Neither Anastasia Alexandrovna nor he felt that they could live another minute out of one another's pockets.

What does this mean? Does it mean they can't live without one another (because they are in love)?

  • It is a figure of speech in English. (Every English speaker knows it.) BUT the writer is using it in a changed-around way. FWIW, for me it's poorly written and doesn't come off. The trick of "changing around" a figure of speech is difficult to do; it can come off just messy and confusing.
    – Fattie
    Commented Mar 28, 2014 at 9:59

1 Answer 1


The phrase living in each other's pockets means that they spend too much time together.

It stands to reason that the phrase you've quoted means the opposite. That they wish to live in each other's pockets, not out of each other's pockets.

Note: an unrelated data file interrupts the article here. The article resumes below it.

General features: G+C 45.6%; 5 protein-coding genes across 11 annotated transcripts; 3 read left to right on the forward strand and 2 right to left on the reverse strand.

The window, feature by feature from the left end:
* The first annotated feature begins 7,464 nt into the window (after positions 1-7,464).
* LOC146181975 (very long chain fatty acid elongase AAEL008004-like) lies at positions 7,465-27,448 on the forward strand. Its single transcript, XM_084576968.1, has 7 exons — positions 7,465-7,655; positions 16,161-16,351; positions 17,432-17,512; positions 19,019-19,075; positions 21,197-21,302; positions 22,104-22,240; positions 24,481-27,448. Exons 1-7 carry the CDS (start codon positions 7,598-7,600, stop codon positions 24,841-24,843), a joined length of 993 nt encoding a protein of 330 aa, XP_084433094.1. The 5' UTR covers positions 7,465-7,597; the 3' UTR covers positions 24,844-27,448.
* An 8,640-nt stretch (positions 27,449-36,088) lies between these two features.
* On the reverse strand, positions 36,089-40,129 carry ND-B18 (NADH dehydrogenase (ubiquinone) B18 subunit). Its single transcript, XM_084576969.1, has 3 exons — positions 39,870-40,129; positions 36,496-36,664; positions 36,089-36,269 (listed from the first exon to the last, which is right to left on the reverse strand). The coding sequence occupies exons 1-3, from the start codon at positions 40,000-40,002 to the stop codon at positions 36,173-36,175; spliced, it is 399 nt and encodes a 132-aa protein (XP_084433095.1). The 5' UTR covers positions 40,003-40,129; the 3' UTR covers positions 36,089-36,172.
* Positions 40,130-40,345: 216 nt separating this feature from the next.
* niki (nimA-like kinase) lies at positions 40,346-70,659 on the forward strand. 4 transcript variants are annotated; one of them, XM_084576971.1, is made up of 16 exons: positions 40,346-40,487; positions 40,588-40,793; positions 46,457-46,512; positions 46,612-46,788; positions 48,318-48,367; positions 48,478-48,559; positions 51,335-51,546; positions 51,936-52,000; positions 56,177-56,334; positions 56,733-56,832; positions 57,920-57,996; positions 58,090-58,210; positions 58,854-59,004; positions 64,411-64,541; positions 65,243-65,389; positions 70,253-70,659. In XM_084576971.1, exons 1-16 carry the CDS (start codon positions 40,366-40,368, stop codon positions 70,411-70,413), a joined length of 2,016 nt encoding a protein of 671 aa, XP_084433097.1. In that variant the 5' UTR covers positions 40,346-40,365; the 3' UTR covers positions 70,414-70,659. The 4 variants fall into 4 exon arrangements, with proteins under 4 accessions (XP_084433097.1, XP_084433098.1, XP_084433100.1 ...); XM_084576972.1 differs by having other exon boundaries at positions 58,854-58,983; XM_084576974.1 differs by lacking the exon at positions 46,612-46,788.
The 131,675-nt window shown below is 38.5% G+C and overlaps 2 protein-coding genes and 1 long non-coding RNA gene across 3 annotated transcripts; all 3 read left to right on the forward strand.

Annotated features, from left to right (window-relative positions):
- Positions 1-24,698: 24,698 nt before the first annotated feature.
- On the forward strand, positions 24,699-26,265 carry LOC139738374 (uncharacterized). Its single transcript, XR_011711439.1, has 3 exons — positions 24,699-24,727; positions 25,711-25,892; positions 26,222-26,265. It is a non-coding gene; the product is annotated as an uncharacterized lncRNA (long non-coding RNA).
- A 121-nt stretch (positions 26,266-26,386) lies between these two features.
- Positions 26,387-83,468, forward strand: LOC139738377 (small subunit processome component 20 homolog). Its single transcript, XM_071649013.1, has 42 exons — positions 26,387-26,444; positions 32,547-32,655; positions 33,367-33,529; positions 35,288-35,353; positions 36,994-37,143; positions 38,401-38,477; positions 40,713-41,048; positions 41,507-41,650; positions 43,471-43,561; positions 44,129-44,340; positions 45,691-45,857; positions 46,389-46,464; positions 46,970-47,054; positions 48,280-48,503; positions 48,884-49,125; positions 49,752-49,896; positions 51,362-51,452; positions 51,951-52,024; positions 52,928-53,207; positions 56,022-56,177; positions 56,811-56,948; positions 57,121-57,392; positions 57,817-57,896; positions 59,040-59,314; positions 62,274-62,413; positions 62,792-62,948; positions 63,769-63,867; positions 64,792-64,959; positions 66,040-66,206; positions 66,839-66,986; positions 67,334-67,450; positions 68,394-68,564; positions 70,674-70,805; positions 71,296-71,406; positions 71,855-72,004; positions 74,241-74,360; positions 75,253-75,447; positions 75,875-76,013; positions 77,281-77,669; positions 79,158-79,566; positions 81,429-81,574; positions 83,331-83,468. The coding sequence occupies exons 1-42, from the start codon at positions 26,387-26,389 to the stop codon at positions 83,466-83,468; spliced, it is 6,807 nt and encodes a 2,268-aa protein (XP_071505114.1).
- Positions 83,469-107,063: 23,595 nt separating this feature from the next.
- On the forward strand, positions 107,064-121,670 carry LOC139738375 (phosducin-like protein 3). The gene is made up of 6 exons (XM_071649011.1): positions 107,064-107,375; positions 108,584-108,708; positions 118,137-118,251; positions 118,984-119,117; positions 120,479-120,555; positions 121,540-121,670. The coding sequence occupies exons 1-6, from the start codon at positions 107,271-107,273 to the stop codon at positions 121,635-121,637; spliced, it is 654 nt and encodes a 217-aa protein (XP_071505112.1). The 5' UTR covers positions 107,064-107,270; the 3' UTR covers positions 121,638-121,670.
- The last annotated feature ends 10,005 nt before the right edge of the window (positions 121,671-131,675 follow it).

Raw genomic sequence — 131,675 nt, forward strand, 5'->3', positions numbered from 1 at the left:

Hence, I believe that your assessment is correct. They cannot live without one another another minute.

It's a strange turn of the phrase, but it seems accurate.

  • +1 - is that a common idiom? I've never heard it. Commented Mar 28, 2014 at 0:59
  • @medica Common, no. But, I've heard it.
    – David M
    Commented Mar 28, 2014 at 1:00
  • You've really made me think of something here @David. 100% of native English speakers know the phrase "living in each other's pockets". BUT, as you suggest, it's not commonly used. That's kind of weird - I wonder if there's a word for that!?
    – Fattie
    Commented Mar 28, 2014 at 9:56

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